I finished my basement that was roughed in 10 years ago and found out that my refrigerator plug is on the end of the GFCi line of plugs. There is only one GFCi plug nearest to the box that feeds the line of plugs to the refrigerator. When I plugged in my older refrigerator it tripped the GFCi plug. How do I make the plug that the refrigerator plugs into at the end of the line a non-GFCi? If I put that one gfci plug on the line only, would I then install a GFCI plug all the way down to the fridge and they will still be GFCI covered?
I’m not going to address the issue of if a GFCI is required but instead directly address the asked question.
On a GFCI outlet, the are two sets of hot/neutral connections, “line” and “load”. The incoming power is connected to the “line” terminals. Downstream outlets to be protected are connected to the “load” terminals.
What you can do, on the GFCI, is disconnect the downstream wires from the “load” side and instead connect them, along with the power wires, to the “line” side. (You should probably do this with wirenuts connecting the wires along with short wires (pigtails) to the outlet.) This will remove the GFCI protection from all of the downstream outlets. Any that still need protection should be replaced by additional GFCI outlets, keeping everything connected to the “line” terminals.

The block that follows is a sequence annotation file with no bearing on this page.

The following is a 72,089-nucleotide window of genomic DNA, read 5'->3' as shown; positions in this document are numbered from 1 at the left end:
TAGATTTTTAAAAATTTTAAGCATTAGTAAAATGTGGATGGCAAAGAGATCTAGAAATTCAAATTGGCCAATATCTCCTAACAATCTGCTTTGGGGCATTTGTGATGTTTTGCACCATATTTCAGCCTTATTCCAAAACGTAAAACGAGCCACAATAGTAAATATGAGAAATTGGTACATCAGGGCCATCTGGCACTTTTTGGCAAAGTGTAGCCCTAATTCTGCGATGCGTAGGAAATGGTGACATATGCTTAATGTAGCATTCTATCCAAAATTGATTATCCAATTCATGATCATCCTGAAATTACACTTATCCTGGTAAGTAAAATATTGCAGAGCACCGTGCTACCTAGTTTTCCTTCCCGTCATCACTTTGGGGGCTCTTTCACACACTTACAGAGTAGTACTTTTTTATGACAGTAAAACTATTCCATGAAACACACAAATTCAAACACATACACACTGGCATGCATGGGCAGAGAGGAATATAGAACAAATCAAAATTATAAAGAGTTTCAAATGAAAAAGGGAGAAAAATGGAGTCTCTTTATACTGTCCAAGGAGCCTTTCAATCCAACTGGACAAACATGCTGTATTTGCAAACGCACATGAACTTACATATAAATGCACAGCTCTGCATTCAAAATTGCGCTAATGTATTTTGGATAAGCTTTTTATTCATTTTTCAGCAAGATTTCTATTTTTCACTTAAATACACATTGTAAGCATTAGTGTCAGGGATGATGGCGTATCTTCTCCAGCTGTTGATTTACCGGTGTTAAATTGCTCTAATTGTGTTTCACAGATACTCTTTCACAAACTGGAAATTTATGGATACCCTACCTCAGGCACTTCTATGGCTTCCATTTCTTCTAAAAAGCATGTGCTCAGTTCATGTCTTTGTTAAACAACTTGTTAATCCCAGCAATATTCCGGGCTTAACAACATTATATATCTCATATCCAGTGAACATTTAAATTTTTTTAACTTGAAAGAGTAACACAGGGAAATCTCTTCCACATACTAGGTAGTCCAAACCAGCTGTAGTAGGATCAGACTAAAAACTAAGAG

Refrigerators should not have GFCI protection. That is a huge mistake, and you know why.
There's also the worse variant where the trip goes undetected for a couple days, someone resets it to use a power socket, never realizes the fridge was on it, and the fridge rechills before anyone realises the food is spoiled. The food is then served, spoiled, to a child or elderly person. Let me tell you, aides do not check food they give to seniors!
Because of that, there is an exception in Code for refrigerators and freezers even where GFCI is normally required. The receptacle must be a single (not the usual twin) and say "freezer only" etc.
Your refrigerator has a leakage. My suggestion is to try it on a RCD with little less sensitivity (30mA). If leakage is big and the bigger RCD still trip it means the refrigerator is gone bad and has to be replaced.
I don't understand how there you can leave unprotected such appliances where just getting a different breaker you get protection and no nuisance trip. Where in case of leakage and broken PE you still get full voltage from the appliance.